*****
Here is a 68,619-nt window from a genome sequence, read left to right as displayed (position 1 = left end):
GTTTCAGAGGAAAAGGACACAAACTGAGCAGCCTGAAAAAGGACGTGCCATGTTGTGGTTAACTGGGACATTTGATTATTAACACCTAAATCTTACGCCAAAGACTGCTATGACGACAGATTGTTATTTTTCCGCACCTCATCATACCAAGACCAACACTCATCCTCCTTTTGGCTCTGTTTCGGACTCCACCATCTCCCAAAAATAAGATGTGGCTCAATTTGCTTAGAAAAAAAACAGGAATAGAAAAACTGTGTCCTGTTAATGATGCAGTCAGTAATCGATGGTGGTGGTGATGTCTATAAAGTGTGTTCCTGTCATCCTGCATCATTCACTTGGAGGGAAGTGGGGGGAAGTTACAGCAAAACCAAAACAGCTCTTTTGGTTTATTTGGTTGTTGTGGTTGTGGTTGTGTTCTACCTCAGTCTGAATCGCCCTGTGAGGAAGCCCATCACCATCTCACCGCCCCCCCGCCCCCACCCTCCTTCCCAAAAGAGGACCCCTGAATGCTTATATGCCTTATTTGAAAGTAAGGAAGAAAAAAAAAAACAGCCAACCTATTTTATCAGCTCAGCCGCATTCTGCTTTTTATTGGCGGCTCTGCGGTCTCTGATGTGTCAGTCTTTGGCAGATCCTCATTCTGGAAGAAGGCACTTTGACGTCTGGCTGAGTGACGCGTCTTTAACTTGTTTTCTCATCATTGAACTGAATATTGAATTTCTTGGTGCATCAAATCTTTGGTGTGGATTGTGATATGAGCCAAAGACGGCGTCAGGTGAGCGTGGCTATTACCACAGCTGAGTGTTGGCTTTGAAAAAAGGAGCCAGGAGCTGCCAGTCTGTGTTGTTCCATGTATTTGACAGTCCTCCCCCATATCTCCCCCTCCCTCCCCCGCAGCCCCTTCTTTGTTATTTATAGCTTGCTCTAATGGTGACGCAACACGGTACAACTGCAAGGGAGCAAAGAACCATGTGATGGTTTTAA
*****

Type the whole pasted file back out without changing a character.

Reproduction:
Here is a 68,619-nt window from a genome sequence, read left to right as displayed (position 1 = left end):
GTTTCAGAGGAAAAGGACACAAACTGAGCAGCCTGAAAAAGGACGTGCCATGTTGTGGTTAACTGGGACATTTGATTATTAACACCTAAATCTTACGCCAAAGACTGCTATGACGACAGATTGTTATTTTTCCGCACCTCATCATACCAAGACCAACACTCATCCTCCTTTTGGCTCTGTTTCGGACTCCACCATCTCCCAAAAATAAGATGTGGCTCAATTTGCTTAGAAAAAAAACAGGAATAGAAAAACTGTGTCCTGTTAATGATGCAGTCAGTAATCGATGGTGGTGGTGATGTCTATAAAGTGTGTTCCTGTCATCCTGCATCATTCACTTGGAGGGAAGTGGGGGGAAGTTACAGCAAAACCAAAACAGCTCTTTTGGTTTATTTGGTTGTTGTGGTTGTGGTTGTGTTCTACCTCAGTCTGAATCGCCCTGTGAGGAAGCCCATCACCATCTCACCGCCCCCCCGCCCCCACCCTCCTTCCCAAAAGAGGACCCCTGAATGCTTATATGCCTTATTTGAAAGTAAGGAAGAAAAAAAAAAACAGCCAACCTATTTTATCAGCTCAGCCGCATTCTGCTTTTTATTGGCGGCTCTGCGGTCTCTGATGTGTCAGTCTTTGGCAGATCCTCATTCTGGAAGAAGGCACTTTGACGTCTGGCTGAGTGACGCGTCTTTAACTTGTTTTCTCATCATTGAACTGAATATTGAATTTCTTGGTGCATCAAATCTTTGGTGTGGATTGTGATATGAGCCAAAGACGGCGTCAGGTGAGCGTGGCTATTACCACAGCTGAGTGTTGGCTTTGAAAAAAGGAGCCAGGAGCTGCCAGTCTGTGTTGTTCCATGTATTTGACAGTCCTCCCCCATATCTCCCCCTCCCTCCCCCGCAGCCCCTTCTTTGTTATTTATAGCTTGCTCTAATGGTGACGCAACACGGTACAACTGCAAGGGAGCAAAGAACCATGTGATGGTTTTAA